In addition to clinical hours, I own and serve as clinical director of a private therapy clinic where I oversee and supervise 10 therapists, write for PsychCentral and other publications, work as a relationship and emotional health media contributor, do public speaking, provide consultation to therapists building a private practice, and I'm currently writing my first book.  Curious about what other private practitioners are doing to add to income stability I reached out to several successful colleagues to see what additional income streams they've developed. Here's a sampling of what other therapists are doing to diversify their professional life and achieve greater income stability.


General

Lights. Camera. Therapy! National TV Debut Tonight

I let a camera crew film two therapy sessions for the TV series "Secretly Pregnant" airing tonight at 10:00 PM ET/8:00 PM MT on Discovery Fit & Health. While I have a lot of TV experience I've never been this nervous about it. I think it's because I have NO idea how the therapy sessions will be edited and I don't know how much of the sessions will actually be included in the episode. Oh, and this is national TV, not local TV.


How did I get on national TV?


One word: Google. Several months ago I got a call from a NY based casting company who had found my practice information online, saw that I had TV experience, and that I specialized in working with women's emotional health and relationships. They asked if I’d be willing to do some pro bono therapy on camera with a Salt Lake City woman for a women’s health documentary show about women who are hiding their pregnancies. I agreed and the next day a producer, crew, and new client “Jen” came to Wasatch Family Therapy to film the first of 2 sessions for the show.


Business

Therapist Media Cheat Sheet: Get More Clients By Maximizing TV Interviews

While TV interviews and appearances rarely lead to an immediate increase in new clients, they do raise awareness of your private practice and your specialty areas, expose thousands of people to your practice, and set you up as a credible expert in your field. Marketing experts say that it generally takes 7 exposures to your business brand before a client will actually try your products or services.

In recent posts I share how to get TV interviews and how to present your best self during interviews. Here are some tips for getting the most mileage out of interviews to build your credibility and increase referrals to your practice.

1) Be explicit about how you'd like to be introduced


Reporters aren't worried about your branding, they're concerned about their story. It is your responsibility to protect your practice name and brand by being explicit about how the interviewer should refer to you on camera. After having a few interviews where they say my practice name incorrectly, or didn't mention it at all, I've learned to clearly spell out how I want to be introduced. In email correspondence with media contact I request something like this:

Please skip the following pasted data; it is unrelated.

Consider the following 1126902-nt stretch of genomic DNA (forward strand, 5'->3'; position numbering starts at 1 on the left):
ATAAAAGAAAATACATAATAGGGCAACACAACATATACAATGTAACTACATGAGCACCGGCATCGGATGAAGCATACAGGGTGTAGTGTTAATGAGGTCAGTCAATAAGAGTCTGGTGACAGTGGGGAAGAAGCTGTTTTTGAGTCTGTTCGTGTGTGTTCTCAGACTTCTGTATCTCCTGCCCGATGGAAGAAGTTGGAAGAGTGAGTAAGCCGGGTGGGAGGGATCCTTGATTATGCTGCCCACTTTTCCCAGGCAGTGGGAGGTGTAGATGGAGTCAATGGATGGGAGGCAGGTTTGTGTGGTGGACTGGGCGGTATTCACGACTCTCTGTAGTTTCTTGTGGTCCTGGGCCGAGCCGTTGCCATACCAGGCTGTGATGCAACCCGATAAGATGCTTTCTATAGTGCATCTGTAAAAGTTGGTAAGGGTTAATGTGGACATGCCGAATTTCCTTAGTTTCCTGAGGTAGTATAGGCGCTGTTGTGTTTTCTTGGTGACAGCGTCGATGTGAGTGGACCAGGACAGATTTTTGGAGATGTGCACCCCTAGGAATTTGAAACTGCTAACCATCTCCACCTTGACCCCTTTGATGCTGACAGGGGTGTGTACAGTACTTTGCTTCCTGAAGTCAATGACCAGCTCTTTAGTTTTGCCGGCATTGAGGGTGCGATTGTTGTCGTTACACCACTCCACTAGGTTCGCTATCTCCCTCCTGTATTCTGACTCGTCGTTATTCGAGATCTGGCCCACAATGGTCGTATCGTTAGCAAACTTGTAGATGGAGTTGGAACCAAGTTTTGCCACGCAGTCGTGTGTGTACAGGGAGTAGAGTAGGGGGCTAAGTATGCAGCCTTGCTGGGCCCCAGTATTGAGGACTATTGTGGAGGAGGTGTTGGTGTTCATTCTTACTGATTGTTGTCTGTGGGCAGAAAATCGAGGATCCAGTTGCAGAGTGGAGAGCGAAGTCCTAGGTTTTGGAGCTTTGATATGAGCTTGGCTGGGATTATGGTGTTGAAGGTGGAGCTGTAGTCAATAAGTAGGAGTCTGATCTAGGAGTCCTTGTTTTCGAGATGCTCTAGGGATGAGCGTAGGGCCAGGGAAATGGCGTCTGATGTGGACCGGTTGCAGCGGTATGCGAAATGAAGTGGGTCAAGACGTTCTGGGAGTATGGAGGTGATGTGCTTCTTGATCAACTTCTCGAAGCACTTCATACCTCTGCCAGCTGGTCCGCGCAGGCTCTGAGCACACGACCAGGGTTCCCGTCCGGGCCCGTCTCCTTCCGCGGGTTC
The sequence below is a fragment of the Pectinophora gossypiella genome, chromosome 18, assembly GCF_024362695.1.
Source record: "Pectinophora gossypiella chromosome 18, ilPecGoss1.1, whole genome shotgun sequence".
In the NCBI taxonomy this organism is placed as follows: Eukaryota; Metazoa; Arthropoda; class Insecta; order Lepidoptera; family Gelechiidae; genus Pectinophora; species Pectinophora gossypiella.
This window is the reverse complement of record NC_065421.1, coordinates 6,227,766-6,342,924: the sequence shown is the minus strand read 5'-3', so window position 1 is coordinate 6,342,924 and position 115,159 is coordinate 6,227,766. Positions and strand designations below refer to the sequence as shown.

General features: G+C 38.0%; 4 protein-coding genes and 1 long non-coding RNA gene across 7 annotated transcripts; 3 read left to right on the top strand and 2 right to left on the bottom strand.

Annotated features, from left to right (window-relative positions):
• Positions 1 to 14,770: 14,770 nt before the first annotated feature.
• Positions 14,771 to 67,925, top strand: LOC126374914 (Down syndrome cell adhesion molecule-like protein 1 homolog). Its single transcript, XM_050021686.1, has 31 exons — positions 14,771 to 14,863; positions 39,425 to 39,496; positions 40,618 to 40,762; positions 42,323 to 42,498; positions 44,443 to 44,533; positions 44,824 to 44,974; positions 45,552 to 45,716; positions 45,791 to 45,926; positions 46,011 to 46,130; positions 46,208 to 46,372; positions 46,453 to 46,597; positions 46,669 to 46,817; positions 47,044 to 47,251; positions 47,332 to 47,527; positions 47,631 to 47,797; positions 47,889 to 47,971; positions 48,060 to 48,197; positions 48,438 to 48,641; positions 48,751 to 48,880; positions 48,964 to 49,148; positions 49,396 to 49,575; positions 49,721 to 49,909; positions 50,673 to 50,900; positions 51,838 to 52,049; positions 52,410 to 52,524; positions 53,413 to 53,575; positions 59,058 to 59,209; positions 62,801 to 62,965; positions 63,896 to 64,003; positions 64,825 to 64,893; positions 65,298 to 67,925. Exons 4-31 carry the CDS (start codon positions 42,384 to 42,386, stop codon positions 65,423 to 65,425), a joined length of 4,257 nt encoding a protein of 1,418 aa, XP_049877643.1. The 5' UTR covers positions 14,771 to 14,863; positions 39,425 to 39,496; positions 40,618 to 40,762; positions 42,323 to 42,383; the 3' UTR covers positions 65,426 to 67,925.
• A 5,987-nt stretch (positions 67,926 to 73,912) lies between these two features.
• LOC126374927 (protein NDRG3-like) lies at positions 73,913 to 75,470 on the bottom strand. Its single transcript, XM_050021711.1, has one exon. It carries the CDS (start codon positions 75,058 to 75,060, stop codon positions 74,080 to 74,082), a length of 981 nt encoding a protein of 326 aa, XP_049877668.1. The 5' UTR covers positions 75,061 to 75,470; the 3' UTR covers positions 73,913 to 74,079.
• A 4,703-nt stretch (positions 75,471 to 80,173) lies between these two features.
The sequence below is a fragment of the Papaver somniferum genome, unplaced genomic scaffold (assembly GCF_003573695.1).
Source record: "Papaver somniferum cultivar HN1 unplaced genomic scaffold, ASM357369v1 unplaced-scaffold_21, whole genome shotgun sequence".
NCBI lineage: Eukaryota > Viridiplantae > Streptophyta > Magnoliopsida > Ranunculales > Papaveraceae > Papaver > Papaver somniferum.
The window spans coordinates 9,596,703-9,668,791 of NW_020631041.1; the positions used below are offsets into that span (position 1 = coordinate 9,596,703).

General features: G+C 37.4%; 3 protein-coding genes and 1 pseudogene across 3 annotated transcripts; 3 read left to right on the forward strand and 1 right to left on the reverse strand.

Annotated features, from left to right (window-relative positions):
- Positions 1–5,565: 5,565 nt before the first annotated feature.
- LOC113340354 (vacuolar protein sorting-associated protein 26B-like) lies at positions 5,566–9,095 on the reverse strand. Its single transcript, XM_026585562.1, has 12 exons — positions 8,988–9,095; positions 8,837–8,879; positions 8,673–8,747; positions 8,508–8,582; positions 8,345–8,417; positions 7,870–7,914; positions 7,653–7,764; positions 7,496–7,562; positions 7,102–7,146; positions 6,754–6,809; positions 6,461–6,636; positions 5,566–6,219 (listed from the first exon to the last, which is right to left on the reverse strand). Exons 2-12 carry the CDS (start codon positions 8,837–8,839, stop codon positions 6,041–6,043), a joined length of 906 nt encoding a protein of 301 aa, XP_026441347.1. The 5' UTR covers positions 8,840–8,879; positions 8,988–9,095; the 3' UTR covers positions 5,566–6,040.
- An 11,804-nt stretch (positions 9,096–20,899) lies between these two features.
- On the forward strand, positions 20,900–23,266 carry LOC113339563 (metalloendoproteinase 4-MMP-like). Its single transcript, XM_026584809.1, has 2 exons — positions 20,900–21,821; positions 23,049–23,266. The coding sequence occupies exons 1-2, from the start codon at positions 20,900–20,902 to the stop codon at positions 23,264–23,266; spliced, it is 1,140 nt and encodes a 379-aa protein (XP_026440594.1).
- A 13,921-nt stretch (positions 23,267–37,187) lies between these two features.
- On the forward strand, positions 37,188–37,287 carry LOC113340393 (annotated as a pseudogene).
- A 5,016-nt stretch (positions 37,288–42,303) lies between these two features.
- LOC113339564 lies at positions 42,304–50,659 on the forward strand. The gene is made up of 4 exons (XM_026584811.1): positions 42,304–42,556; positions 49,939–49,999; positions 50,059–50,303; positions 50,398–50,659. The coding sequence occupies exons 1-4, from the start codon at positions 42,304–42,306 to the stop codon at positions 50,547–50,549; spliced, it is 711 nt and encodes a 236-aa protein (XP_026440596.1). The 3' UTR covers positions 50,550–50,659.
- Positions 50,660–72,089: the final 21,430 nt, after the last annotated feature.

Business

Therapist Roll Call: Join The Private Practice Facebook List


Thanks for your fantastic response to my roll call for private practice therapist using Twitter! Therapists from all around the globe have joined the list. I'll will continue to add therapists to the list so feel free to join anytime by commenting on that post.

I wanted to do the same thing for Facebook Business pages to help you connect to other like-mined therapists to share resources, ideas, practice building tools, and referrals. Only licensed mental health therapists will be listed.

Here's what you need to do to join the Facebook List...

Post a comment below and include the following information:



Facebook page name &  page link (Facebook business page, not personal profile)
your name & credential
your city & state
specialty areas

As the comments come in I’ll post comments and paste your info in the body of this post below to make it easy to click through and "like" the Facebook pages listed.  I look forward to connecting with you. Feel free to forward to colleagues.

Business

Therapist Media Cheat Sheet: Look Good And Sound Smart On TV

TV interviews are a great way to educate about relationship and mental health topics and to raise visibility for your private practice. Over the past few years, I've actively sought out interview opportunities and have found that over time, they have bolstered my credibility, fostered trust in my knowledge and clinical skills, and raised visibility of my private practice.

Thanks to social media, TV interviews can reach beyond the viewership of the live broadcast to a larger audience. One example is this short, live interview for a local Utah TV lifestyle program.  "How To Handle A Narcissistic Mother" has had over 9000 views on YouTube (and yes, I'm still working on not saying ,"um").

Business

Your Office Is Ugly! Get Creative

Many therapists have ugly offices. Does your therapy office reflect your personality, practice specialty, and appeal to your ideal client? Here's one creative solution.

During a private practice consultation meeting a few weeks ago psychologist Kimberly Sieber, PhD expressed excitement about securing a large office space at an amazingly low rent for her private practice Good Medicine Healing Community. New to private practice she was concerned about the costs of furnishing such a big space. We estimated a budget and listed the basic furnishings she'd need to start seeing clients: a couch, chair and desk for one office, and a few chairs for the large waiting room.

She turned to me with a worried look and asked, "But what about the walls? They're blank and white and ugly!"